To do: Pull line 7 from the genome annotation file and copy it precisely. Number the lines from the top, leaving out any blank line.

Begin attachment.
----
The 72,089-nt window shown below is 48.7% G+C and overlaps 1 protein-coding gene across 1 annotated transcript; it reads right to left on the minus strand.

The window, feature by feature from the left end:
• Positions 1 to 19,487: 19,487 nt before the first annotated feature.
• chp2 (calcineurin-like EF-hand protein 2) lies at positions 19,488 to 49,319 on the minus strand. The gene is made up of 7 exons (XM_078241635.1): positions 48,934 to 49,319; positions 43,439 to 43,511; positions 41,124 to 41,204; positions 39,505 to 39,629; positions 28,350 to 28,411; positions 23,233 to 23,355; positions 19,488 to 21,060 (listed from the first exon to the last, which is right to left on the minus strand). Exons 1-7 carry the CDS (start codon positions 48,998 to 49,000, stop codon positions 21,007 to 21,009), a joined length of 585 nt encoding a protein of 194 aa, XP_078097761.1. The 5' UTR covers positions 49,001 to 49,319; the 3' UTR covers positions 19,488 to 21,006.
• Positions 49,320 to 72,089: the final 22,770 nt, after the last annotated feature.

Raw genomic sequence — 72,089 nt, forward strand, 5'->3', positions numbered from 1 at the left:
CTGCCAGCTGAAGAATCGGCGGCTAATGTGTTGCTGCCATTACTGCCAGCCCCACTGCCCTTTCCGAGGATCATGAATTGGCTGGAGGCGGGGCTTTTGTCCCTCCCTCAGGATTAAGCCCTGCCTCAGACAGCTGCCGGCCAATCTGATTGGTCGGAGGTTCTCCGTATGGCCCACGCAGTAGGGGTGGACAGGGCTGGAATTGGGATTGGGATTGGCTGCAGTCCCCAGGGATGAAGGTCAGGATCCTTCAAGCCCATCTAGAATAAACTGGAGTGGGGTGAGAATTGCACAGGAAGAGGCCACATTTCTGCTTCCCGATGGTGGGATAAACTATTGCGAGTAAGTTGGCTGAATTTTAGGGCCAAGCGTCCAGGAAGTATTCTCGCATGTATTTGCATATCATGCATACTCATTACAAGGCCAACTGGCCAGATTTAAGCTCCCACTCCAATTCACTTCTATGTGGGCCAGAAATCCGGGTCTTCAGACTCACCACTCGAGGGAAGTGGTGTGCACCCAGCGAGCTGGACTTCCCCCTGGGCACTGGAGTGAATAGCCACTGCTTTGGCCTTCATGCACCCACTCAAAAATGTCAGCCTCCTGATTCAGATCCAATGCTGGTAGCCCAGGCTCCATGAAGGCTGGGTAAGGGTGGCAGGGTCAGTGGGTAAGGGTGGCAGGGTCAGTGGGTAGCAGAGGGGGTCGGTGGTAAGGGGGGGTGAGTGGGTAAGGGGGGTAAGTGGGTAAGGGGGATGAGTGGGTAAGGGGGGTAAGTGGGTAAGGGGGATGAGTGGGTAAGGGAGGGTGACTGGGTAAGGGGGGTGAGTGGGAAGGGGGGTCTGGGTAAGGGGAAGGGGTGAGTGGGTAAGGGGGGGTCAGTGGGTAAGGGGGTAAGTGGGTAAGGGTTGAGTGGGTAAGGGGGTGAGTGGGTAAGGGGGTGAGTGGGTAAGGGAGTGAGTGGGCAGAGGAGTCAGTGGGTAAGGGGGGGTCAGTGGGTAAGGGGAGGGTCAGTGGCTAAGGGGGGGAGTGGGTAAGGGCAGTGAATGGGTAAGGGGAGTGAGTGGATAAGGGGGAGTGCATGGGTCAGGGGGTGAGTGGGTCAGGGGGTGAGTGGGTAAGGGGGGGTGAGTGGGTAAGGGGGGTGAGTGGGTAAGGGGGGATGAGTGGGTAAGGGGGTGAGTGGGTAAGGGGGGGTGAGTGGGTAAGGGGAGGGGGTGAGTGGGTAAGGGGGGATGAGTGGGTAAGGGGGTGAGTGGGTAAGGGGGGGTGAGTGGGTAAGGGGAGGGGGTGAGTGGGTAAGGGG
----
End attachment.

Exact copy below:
CTGCCAGCTGAAGAATCGGCGGCTAATGTGTTGCTGCCATTACTGCCAGCCCCACTGCCCTTTCCGAGGATCATGAATTGGCTGGAGGCGGGGCTTTTGTCCCTCCCTCAGGATTAAGCCCTGCCTCAGACAGCTGCCGGCCAATCTGATTGGTCGGAGGTTCTCCGTATGGCCCACGCAGTAGGGGTGGACAGGGCTGGAATTGGGATTGGGATTGGCTGCAGTCCCCAGGGATGAAGGTCAGGATCCTTCAAGCCCATCTAGAATAAACTGGAGTGGGGTGAGAATTGCACAGGAAGAGGCCACATTTCTGCTTCCCGATGGTGGGATAAACTATTGCGAGTAAGTTGGCTGAATTTTAGGGCCAAGCGTCCAGGAAGTATTCTCGCATGTATTTGCATATCATGCATACTCATTACAAGGCCAACTGGCCAGATTTAAGCTCCCACTCCAATTCACTTCTATGTGGGCCAGAAATCCGGGTCTTCAGACTCACCACTCGAGGGAAGTGGTGTGCACCCAGCGAGCTGGACTTCCCCCTGGGCACTGGAGTGAATAGCCACTGCTTTGGCCTTCATGCACCCACTCAAAAATGTCAGCCTCCTGATTCAGATCCAATGCTGGTAGCCCAGGCTCCATGAAGGCTGGGTAAGGGTGGCAGGGTCAGTGGGTAAGGGTGGCAGGGTCAGTGGGTAGCAGAGGGGGTCGGTGGTAAGGGGGGGTGAGTGGGTAAGGGGGGTAAGTGGGTAAGGGGGATGAGTGGGTAAGGGGGGTAAGTGGGTAAGGGGGATGAGTGGGTAAGGGAGGGTGACTGGGTAAGGGGGGTGAGTGGGAAGGGGGGTCTGGGTAAGGGGAAGGGGTGAGTGGGTAAGGGGGGGTCAGTGGGTAAGGGGGTAAGTGGGTAAGGGTTGAGTGGGTAAGGGGGTGAGTGGGTAAGGGGGTGAGTGGGTAAGGGAGTGAGTGGGCAGAGGAGTCAGTGGGTAAGGGGGGGTCAGTGGGTAAGGGGAGGGTCAGTGGCTAAGGGGGGGAGTGGGTAAGGGCAGTGAATGGGTAAGGGGAGTGAGTGGATAAGGGGGAGTGCATGGGTCAGGGGGTGAGTGGGTCAGGGGGTGAGTGGGTAAGGGGGGGTGAGTGGGTAAGGGGGGTGAGTGGGTAAGGGGGGATGAGTGGGTAAGGGGGTGAGTGGGTAAGGGGGGGTGAGTGGGTAAGGGGAGGGGGTGAGTGGGTAAGGGGGGATGAGTGGGTAAGGGGGTGAGTGGGTAAGGGGGGGTGAGTGGGTAAGGGGAGGGGGTGAGTGGGTAAGGGG